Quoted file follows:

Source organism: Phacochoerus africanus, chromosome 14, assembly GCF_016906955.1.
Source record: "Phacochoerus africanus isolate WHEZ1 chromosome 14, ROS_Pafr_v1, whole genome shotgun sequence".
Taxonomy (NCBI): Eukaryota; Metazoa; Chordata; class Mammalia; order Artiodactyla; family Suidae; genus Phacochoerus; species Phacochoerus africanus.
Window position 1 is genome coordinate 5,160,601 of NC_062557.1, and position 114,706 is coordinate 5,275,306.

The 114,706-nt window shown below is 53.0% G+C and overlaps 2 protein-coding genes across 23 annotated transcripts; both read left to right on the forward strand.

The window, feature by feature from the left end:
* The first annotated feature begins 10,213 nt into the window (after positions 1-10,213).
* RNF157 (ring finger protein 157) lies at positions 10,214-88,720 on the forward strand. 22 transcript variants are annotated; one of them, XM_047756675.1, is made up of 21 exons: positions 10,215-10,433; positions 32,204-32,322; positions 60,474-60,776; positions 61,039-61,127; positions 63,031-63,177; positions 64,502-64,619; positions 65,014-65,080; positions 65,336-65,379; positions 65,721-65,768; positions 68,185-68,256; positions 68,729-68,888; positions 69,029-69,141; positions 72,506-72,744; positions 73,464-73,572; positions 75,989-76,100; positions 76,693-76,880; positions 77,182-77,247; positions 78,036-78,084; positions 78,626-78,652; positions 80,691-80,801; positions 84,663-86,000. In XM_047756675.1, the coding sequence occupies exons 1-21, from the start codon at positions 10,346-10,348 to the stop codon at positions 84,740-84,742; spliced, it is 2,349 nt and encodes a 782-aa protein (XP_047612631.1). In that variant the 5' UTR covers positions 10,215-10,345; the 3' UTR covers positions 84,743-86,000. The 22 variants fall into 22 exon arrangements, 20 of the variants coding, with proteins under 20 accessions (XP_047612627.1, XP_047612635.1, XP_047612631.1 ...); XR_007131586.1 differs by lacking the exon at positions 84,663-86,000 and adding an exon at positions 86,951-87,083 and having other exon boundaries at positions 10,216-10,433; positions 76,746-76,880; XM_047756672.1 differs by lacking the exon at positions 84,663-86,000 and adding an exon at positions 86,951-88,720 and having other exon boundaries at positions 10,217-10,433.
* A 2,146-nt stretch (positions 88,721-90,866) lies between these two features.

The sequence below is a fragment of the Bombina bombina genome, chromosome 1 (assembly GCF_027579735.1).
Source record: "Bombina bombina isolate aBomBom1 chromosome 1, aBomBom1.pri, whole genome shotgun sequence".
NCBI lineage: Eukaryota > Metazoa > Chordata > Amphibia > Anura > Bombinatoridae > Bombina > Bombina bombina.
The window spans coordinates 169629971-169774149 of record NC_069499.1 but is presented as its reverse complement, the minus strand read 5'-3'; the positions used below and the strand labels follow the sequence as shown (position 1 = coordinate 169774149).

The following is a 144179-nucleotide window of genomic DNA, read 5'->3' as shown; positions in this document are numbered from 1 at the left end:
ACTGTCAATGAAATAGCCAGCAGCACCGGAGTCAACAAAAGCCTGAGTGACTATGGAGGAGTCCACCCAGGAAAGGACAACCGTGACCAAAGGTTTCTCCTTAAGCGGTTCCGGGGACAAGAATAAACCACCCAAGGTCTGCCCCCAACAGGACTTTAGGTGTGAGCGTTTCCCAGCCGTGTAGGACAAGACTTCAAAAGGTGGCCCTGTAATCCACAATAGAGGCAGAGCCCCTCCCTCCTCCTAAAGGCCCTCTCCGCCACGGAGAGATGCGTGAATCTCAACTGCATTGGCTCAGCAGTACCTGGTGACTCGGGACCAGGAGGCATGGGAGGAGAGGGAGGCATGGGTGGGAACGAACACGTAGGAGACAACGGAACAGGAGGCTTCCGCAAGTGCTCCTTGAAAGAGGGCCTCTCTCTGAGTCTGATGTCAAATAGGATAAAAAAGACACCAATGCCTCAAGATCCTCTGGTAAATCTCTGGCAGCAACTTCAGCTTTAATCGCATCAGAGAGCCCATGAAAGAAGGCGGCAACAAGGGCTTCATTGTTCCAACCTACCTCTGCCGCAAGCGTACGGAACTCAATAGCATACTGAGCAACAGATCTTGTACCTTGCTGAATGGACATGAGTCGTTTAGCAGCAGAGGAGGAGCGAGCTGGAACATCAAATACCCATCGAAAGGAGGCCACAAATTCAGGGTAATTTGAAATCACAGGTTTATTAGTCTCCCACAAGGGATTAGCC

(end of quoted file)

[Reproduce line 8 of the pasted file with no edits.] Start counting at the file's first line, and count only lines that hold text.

* RNF157 (ring finger protein 157) lies at positions 10,214-88,720 on the forward strand. 22 transcript variants are annotated; one of them, XM_047756675.1, is made up of 21 exons: positions 10,215-10,433; positions 32,204-32,322; positions 60,474-60,776; positions 61,039-61,127; positions 63,031-63,177; positions 64,502-64,619; positions 65,014-65,080; positions 65,336-65,379; positions 65,721-65,768; positions 68,185-68,256; positions 68,729-68,888; positions 69,029-69,141; positions 72,506-72,744; positions 73,464-73,572; positions 75,989-76,100; positions 76,693-76,880; positions 77,182-77,247; positions 78,036-78,084; positions 78,626-78,652; positions 80,691-80,801; positions 84,663-86,000. In XM_047756675.1, the coding sequence occupies exons 1-21, from the start codon at positions 10,346-10,348 to the stop codon at positions 84,740-84,742; spliced, it is 2,349 nt and encodes a 782-aa protein (XP_047612631.1). In that variant the 5' UTR covers positions 10,215-10,345; the 3' UTR covers positions 84,743-86,000. The 22 variants fall into 22 exon arrangements, 20 of the variants coding, with proteins under 20 accessions (XP_047612627.1, XP_047612635.1, XP_047612631.1 ...); XR_007131586.1 differs by lacking the exon at positions 84,663-86,000 and adding an exon at positions 86,951-87,083 and having other exon boundaries at positions 10,216-10,433; positions 76,746-76,880; XM_047756672.1 differs by lacking the exon at positions 84,663-86,000 and adding an exon at positions 86,951-88,720 and having other exon boundaries at positions 10,217-10,433.